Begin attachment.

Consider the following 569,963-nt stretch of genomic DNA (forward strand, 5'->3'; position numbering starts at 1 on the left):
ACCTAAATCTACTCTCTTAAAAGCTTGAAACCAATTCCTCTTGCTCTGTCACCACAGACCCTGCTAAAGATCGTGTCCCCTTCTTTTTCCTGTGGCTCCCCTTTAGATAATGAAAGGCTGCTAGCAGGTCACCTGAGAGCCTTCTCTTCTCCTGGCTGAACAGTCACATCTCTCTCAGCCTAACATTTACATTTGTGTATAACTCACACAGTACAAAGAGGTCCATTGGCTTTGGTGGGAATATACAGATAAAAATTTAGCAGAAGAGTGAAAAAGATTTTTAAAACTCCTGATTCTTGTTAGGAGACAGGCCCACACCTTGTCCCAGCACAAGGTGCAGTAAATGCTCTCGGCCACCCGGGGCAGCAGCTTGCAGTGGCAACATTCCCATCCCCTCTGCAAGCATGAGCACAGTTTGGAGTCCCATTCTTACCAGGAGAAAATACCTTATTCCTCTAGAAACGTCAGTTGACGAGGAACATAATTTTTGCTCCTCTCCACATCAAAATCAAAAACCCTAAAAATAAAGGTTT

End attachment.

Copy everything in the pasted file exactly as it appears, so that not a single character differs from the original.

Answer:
Consider the following 569,963-nt stretch of genomic DNA (forward strand, 5'->3'; position numbering starts at 1 on the left):
ACCTAAATCTACTCTCTTAAAAGCTTGAAACCAATTCCTCTTGCTCTGTCACCACAGACCCTGCTAAAGATCGTGTCCCCTTCTTTTTCCTGTGGCTCCCCTTTAGATAATGAAAGGCTGCTAGCAGGTCACCTGAGAGCCTTCTCTTCTCCTGGCTGAACAGTCACATCTCTCTCAGCCTAACATTTACATTTGTGTATAACTCACACAGTACAAAGAGGTCCATTGGCTTTGGTGGGAATATACAGATAAAAATTTAGCAGAAGAGTGAAAAAGATTTTTAAAACTCCTGATTCTTGTTAGGAGACAGGCCCACACCTTGTCCCAGCACAAGGTGCAGTAAATGCTCTCGGCCACCCGGGGCAGCAGCTTGCAGTGGCAACATTCCCATCCCCTCTGCAAGCATGAGCACAGTTTGGAGTCCCATTCTTACCAGGAGAAAATACCTTATTCCTCTAGAAACGTCAGTTGACGAGGAACATAATTTTTGCTCCTCTCCACATCAAAATCAAAAACCCTAAAAATAAAGGTTT